Grammy Nominations, Sylvia Plath on the Stage, Colbert vs. Kanye, and Other Tidbits

Lil Wayne, Coldplay vie for Grammys: Grammy nominations dropped yesterday and Lil Wayne leads with eight nominations — no surprise after his album, Tha Carter III, was the biggest seller of the year. Coldplay’s also up there with seven nominations, followed by Kanye West and Ne-Yo with six. The coveted Album of the Year Grammy will be a toss up between Lil Wayne, Coldplay, Radiohead, Ne-Yo and a collaboration between Robert Plant and Alison Krauss. [Reuters]

Foster, Rodgers save architecture exhibit: Norman Foster and Richard Rodgers like architecture. In fact, the two architects like it so much that they stepped in and saved Britain’s Royal Academy of Arts after it failed to find a sponsor for a show about Andrea Palladio, the world’s “first professional architect.” The financial crisis sucks, but it’s nice to know that there are architects out there so devoted to their craft. [Times Online]

Sonic Youth meets Led Zep meets dancers: In a crazy cross-section of worlds, ’80s rock group Sonic Youth will work with Led Zeppelin bassist John Paul Jones to celebrate dance choreographer Merce Cunningham’s 90th birthday. The two bands will be collaborating with composer Takehisa Kosugi on a new piece for the Merce Cunningham Dance Company that will debut in April at the Brooklyn Academy of Music. [Pitchfork]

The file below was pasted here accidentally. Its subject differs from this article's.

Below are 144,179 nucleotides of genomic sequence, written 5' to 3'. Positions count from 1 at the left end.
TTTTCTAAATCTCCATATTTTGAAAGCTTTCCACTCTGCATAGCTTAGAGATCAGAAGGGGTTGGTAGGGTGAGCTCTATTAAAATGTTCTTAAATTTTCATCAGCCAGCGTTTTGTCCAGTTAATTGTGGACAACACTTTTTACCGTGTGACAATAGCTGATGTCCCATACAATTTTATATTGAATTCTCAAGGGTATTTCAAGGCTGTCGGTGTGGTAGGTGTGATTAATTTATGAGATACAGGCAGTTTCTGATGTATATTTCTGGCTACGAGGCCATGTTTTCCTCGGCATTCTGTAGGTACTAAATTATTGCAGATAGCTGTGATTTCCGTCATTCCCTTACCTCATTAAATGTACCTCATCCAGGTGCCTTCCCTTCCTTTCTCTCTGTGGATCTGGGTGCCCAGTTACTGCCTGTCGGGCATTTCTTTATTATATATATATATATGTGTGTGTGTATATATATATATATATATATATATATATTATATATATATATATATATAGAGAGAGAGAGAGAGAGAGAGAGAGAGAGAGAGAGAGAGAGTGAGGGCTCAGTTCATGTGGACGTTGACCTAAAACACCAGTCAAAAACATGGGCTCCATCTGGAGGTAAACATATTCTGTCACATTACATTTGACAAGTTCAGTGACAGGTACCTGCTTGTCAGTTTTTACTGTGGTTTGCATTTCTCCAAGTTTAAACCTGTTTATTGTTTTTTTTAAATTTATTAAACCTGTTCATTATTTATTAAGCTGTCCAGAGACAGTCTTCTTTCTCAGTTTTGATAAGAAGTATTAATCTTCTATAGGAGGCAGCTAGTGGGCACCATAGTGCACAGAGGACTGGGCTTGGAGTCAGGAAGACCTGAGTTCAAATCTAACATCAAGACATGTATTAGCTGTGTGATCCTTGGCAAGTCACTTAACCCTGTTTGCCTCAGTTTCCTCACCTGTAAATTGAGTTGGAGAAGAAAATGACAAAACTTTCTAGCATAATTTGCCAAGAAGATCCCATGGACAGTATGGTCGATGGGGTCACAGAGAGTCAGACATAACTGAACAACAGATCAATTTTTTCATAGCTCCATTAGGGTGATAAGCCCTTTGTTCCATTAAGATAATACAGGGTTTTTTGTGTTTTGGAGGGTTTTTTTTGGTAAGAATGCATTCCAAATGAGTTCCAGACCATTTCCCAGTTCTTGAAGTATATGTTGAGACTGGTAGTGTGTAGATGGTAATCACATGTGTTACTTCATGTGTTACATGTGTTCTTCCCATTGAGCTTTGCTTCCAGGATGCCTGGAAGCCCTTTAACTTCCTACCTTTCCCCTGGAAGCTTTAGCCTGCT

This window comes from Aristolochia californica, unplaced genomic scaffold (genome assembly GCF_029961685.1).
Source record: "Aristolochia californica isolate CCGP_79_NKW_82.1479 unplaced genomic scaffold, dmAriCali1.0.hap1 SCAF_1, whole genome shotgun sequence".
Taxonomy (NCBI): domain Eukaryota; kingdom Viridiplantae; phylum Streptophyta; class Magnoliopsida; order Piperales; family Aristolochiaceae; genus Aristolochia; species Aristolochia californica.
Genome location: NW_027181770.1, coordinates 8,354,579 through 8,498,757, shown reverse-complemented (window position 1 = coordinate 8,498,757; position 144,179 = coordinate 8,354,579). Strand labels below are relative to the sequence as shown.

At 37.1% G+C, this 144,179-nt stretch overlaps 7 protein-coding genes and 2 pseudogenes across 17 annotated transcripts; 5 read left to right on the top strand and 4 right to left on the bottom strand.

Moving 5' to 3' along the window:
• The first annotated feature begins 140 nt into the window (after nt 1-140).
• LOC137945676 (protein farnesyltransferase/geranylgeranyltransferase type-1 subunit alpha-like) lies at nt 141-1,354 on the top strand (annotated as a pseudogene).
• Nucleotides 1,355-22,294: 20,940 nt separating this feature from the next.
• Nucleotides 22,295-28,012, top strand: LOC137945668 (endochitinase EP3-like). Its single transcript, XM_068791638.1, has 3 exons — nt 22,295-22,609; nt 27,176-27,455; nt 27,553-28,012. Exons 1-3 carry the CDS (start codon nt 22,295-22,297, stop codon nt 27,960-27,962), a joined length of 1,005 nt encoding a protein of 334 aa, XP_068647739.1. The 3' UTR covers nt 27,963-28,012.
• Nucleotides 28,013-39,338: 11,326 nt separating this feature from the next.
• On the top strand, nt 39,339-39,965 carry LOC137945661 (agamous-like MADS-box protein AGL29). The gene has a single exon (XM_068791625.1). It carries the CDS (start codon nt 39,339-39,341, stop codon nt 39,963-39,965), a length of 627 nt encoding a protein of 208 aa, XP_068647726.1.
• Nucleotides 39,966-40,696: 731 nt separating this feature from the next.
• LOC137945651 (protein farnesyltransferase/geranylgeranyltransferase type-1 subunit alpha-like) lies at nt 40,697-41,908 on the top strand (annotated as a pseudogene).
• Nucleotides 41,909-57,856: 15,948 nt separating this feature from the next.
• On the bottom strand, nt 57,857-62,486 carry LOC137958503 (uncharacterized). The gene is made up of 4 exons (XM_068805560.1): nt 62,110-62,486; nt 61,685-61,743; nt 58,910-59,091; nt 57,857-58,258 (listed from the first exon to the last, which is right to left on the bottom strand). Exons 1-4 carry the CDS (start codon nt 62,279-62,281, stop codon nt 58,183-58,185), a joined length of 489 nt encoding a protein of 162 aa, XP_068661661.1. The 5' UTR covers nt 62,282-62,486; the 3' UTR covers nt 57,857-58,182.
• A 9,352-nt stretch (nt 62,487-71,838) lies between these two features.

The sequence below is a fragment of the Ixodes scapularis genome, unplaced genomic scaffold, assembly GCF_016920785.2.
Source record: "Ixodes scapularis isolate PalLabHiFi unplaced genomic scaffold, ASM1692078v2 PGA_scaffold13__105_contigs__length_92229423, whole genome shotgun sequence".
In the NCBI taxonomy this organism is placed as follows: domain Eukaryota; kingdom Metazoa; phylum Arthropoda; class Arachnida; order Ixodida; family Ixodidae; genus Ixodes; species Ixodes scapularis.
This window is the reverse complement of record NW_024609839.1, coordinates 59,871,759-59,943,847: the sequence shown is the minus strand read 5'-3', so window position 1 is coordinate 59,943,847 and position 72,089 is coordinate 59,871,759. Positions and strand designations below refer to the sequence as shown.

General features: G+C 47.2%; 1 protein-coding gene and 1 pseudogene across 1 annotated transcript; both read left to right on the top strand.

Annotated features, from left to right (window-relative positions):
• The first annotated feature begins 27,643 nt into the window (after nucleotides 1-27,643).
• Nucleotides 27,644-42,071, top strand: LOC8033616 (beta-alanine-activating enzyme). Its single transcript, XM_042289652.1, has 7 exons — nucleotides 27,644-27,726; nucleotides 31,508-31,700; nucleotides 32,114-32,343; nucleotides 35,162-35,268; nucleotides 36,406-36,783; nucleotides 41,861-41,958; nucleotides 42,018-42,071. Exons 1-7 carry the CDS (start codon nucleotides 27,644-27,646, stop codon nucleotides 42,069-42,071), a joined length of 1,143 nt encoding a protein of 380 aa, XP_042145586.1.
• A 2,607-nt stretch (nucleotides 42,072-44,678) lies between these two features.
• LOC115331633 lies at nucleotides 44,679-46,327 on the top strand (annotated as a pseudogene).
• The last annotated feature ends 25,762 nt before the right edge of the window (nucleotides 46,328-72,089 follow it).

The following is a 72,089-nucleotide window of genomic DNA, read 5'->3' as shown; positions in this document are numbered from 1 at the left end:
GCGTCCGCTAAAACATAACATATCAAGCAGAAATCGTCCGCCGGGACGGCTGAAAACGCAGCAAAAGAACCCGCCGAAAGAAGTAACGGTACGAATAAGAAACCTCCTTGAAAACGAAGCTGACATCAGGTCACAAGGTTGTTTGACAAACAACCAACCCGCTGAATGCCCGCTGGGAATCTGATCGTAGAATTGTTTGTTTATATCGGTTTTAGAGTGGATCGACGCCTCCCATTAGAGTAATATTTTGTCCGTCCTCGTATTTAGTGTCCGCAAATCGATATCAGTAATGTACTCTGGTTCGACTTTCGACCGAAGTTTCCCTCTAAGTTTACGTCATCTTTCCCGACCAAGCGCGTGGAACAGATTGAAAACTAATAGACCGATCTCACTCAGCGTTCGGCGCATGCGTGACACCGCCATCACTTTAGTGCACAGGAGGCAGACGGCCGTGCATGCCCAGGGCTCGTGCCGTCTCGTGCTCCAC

Colbert declares war on Kanye: Stephen Colbert urged the public on this week’s Colbert Report to swarm iTunes and buy his Christmas album in order to knock Kanye down from the No. 1 spot. Kanye responded to “Operation Humble Kanye” via Twitter yesterday, saying only “Who the fuck is Stephen Colbert?” This will clearly be a very serious battle. [CNET]

Plath radio play to be performed in London: Poet Sylvia Plath’s only play will be staged by a London company — the first performance of Three Women since it aired on BBC radio in 1962. Written a year before Plath killed herself, the play is about three different experiences with pregnancy and childbirth. Most likely it will be dark and depressing, but a Plath revival is always welcome. [Guardian]